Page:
If one of the stories we are telling ourselves is that we’re living in a breaking world, where social order, ecological systems and financial stress, are all collapsing, then we can do one of three things.
We can join in, further contributing to the chaos,
We can sit on the sidelines and do nothing, or
We can join the menders.
The mending a broken world way of thinking, is one of involvement, doing the best we can in making good the damage done by helping restore and re-mend that which is falling apart and in need of repair and restoration. Whether it is old clothes, aging furniture, or in the case of Munibung Hill, a degraded area of bushland, we can be menders.
Like many things, they start out small, they start out with a single motivated person and they start out at home, which is the story behind a repair and restoration ethic, as told by Brianna Sharpe.
Mending the World, One Knee-Patch at a Time: How repairing my kids’ clothes has helped me get through this challenging year, by Brianna Sharpe, Feb 5, 2021
Last February, I invited a group of friends over to mend clothing and drink tea. While the snow fell outside, we gushed over thread colours, shared techniques, and admired one another’s handiwork. I repurposed an old (unused) diaper liner into a patch for jeans. My friend Gisele showed us how to darn a wool sock, whisking us back to a slower time. Although the evening was more banter than backstitch, it turned fixing fabric into a chance for connection instead of a chore.
As Kate Sekules pointed out in a recent episode of the vintage style podcast Pre-Loved, the history of mending is “not … very sexy.” In conversation with the show’s host, Emily Stochl, Sekules goes on to explain that across time and culture, clothes were often the most valuable and labour-intensive thing people would own. These days, of course, the opposite can also be true. Mending takes time and mental space, which are resources many can’t justify spending when t-shirts are $5 at Walmart.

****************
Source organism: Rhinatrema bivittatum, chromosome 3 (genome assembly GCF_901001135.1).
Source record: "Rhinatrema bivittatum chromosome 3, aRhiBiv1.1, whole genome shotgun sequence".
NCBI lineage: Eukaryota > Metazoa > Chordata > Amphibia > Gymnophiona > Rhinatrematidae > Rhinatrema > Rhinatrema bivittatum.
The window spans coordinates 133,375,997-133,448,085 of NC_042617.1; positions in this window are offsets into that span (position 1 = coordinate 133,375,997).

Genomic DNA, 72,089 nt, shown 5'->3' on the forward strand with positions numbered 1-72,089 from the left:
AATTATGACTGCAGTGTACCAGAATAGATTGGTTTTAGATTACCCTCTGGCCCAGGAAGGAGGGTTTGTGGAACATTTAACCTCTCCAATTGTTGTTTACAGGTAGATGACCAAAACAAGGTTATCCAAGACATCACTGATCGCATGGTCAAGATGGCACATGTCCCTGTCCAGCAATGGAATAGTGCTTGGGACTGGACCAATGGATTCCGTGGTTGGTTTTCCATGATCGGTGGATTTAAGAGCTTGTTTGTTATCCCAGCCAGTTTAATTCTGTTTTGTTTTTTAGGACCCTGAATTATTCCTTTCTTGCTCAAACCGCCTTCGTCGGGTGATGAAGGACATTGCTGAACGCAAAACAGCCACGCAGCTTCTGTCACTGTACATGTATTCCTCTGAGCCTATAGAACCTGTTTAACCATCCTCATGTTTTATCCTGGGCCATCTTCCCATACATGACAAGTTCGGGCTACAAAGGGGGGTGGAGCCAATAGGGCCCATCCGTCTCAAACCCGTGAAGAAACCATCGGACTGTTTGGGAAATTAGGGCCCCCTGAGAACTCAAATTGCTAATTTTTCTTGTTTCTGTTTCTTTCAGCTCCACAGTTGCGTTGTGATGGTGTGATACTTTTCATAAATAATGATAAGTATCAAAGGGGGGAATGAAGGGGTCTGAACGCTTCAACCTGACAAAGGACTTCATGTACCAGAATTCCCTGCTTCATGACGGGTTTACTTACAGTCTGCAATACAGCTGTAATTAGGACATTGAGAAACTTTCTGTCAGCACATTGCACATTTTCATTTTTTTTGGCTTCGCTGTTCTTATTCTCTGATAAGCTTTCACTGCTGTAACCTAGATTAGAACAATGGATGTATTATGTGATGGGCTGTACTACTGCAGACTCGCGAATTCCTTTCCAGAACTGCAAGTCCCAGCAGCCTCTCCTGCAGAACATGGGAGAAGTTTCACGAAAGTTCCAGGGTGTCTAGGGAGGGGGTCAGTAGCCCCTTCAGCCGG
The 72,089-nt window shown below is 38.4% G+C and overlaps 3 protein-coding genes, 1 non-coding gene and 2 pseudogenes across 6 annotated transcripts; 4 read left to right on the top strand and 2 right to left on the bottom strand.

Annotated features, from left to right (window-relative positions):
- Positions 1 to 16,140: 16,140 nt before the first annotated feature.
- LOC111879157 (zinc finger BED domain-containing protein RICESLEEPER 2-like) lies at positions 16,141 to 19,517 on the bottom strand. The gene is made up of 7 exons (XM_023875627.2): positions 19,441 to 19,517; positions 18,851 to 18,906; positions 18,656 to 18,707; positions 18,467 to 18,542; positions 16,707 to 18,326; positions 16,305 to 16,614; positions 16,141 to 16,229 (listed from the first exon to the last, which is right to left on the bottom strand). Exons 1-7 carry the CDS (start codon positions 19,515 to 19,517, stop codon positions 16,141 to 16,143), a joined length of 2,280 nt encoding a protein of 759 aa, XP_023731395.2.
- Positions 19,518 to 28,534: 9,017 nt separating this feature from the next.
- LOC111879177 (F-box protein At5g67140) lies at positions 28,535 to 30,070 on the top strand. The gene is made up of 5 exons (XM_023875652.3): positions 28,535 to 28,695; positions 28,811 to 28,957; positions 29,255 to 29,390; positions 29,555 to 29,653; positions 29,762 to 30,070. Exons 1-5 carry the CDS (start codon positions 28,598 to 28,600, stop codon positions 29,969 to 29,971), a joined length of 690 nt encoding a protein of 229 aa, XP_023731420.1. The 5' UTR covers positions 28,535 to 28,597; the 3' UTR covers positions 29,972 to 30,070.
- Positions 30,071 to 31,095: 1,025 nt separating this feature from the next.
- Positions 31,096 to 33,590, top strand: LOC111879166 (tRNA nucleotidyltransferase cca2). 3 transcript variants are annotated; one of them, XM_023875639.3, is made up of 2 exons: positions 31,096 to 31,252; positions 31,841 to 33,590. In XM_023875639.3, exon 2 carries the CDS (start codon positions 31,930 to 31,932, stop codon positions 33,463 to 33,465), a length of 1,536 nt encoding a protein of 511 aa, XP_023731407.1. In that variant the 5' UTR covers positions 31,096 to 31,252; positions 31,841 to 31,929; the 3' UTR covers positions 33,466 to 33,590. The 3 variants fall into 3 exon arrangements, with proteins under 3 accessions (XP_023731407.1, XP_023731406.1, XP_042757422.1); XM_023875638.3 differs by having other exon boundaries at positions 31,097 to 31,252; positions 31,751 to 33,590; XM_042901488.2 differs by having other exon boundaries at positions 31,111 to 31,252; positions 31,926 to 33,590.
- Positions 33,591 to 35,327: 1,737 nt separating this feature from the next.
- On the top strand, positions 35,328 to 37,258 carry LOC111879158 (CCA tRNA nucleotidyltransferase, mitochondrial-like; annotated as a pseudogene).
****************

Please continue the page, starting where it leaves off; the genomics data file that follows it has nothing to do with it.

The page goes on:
“[Mending] has got a sort of shameful history, of course, because mending in history speaks of poverty and deprivation, and even worse things,” Sekules says.
More here at Mending the world, one knee-patch at a time.
Finding Beauty in a Broken World, by Terry Tempest Williams
In her most original, provocative, and eloquently moving book since “Refuge,” Terry Tempest Williams gives us a luminous chronicle of finding beauty in a broken world.
Always an impassioned and far-sighted advocate for a just relationship between the natural world and humankind, Williams has broadened her concerns over the past several years to include a reconfiguration of family and community in her search for a deeper understanding of what it means to be human in an era of physical and spiritual fragmentation.
Williams begins in Ravenna, Italy, where “jeweled ceilings became lavish tales” through the art of mosaic. She discovers that mosaic is not just an art form but a form of integration, and when she returns to the American Southwest, her physical and spiritual home, and observes a clan of prairie dogs on the brink of extinction, she apprehends an ecological mosaic created by a remarkable species in the sagebrush steppes of the Colorado Plateau. And, finally, Williams travels to a small village in Rwanda, where, along with fellow artists, she joins survivors of the 1994 genocide and builds a memorial literally from the rubble of war, an act that becomes a spark for social change and healing.
A singular meditation on how the natural and human worlds both collide and connect in violence and beauty, this is a work of uncommon perceptions that dares to find intersections between arrogance and empathy, tumult and peace, constructing a narrative of hopeful acts by taking that which is broken and creating something whole.